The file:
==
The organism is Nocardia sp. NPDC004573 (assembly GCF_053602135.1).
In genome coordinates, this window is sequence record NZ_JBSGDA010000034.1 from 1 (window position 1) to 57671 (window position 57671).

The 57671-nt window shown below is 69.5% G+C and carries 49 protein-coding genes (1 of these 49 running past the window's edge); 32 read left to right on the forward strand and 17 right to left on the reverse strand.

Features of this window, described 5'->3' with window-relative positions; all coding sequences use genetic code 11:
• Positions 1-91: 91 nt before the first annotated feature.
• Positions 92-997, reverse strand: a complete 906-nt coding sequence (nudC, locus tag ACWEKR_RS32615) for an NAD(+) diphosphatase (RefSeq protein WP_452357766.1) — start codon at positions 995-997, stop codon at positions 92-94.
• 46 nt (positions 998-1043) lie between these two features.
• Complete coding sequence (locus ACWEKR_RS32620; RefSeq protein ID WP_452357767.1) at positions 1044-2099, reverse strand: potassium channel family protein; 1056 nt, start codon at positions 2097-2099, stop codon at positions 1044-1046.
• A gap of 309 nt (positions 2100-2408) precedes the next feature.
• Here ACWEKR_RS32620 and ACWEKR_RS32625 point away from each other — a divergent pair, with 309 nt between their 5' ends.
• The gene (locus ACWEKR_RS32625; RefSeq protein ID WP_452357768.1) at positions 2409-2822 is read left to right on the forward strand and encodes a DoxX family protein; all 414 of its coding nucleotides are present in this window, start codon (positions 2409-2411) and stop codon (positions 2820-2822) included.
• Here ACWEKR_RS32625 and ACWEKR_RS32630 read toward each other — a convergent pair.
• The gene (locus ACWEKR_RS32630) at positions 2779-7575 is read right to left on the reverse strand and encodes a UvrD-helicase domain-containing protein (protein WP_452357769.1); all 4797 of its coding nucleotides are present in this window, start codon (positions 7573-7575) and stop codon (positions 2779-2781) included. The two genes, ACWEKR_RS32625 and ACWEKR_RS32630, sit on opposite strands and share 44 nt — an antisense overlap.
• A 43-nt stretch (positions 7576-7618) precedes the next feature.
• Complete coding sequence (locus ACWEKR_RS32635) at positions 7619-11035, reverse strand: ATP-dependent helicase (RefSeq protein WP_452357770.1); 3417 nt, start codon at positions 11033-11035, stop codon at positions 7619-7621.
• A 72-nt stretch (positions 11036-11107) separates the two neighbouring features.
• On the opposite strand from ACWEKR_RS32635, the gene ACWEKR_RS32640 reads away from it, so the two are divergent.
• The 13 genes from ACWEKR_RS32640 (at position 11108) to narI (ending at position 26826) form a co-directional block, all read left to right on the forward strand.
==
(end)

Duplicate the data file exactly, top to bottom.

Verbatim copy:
The organism is Nocardia sp. NPDC004573 (assembly GCF_053602135.1).
In genome coordinates, this window is sequence record NZ_JBSGDA010000034.1 from 1 (window position 1) to 57671 (window position 57671).

The 57671-nt window shown below is 69.5% G+C and carries 49 protein-coding genes (1 of these 49 running past the window's edge); 32 read left to right on the forward strand and 17 right to left on the reverse strand.

Features of this window, described 5'->3' with window-relative positions; all coding sequences use genetic code 11:
• Positions 1-91: 91 nt before the first annotated feature.
• Positions 92-997, reverse strand: a complete 906-nt coding sequence (nudC, locus tag ACWEKR_RS32615) for an NAD(+) diphosphatase (RefSeq protein WP_452357766.1) — start codon at positions 995-997, stop codon at positions 92-94.
• 46 nt (positions 998-1043) lie between these two features.
• Complete coding sequence (locus ACWEKR_RS32620; RefSeq protein ID WP_452357767.1) at positions 1044-2099, reverse strand: potassium channel family protein; 1056 nt, start codon at positions 2097-2099, stop codon at positions 1044-1046.
• A gap of 309 nt (positions 2100-2408) precedes the next feature.
• Here ACWEKR_RS32620 and ACWEKR_RS32625 point away from each other — a divergent pair, with 309 nt between their 5' ends.
• The gene (locus ACWEKR_RS32625; RefSeq protein ID WP_452357768.1) at positions 2409-2822 is read left to right on the forward strand and encodes a DoxX family protein; all 414 of its coding nucleotides are present in this window, start codon (positions 2409-2411) and stop codon (positions 2820-2822) included.
• Here ACWEKR_RS32625 and ACWEKR_RS32630 read toward each other — a convergent pair.
• The gene (locus ACWEKR_RS32630) at positions 2779-7575 is read right to left on the reverse strand and encodes a UvrD-helicase domain-containing protein (protein WP_452357769.1); all 4797 of its coding nucleotides are present in this window, start codon (positions 7573-7575) and stop codon (positions 2779-2781) included. The two genes, ACWEKR_RS32625 and ACWEKR_RS32630, sit on opposite strands and share 44 nt — an antisense overlap.
• A 43-nt stretch (positions 7576-7618) precedes the next feature.
• Complete coding sequence (locus ACWEKR_RS32635) at positions 7619-11035, reverse strand: ATP-dependent helicase (RefSeq protein WP_452357770.1); 3417 nt, start codon at positions 11033-11035, stop codon at positions 7619-7621.
• A 72-nt stretch (positions 11036-11107) separates the two neighbouring features.
• On the opposite strand from ACWEKR_RS32635, the gene ACWEKR_RS32640 reads away from it, so the two are divergent.
• The 13 genes from ACWEKR_RS32640 (at position 11108) to narI (ending at position 26826) form a co-directional block, all read left to right on the forward strand.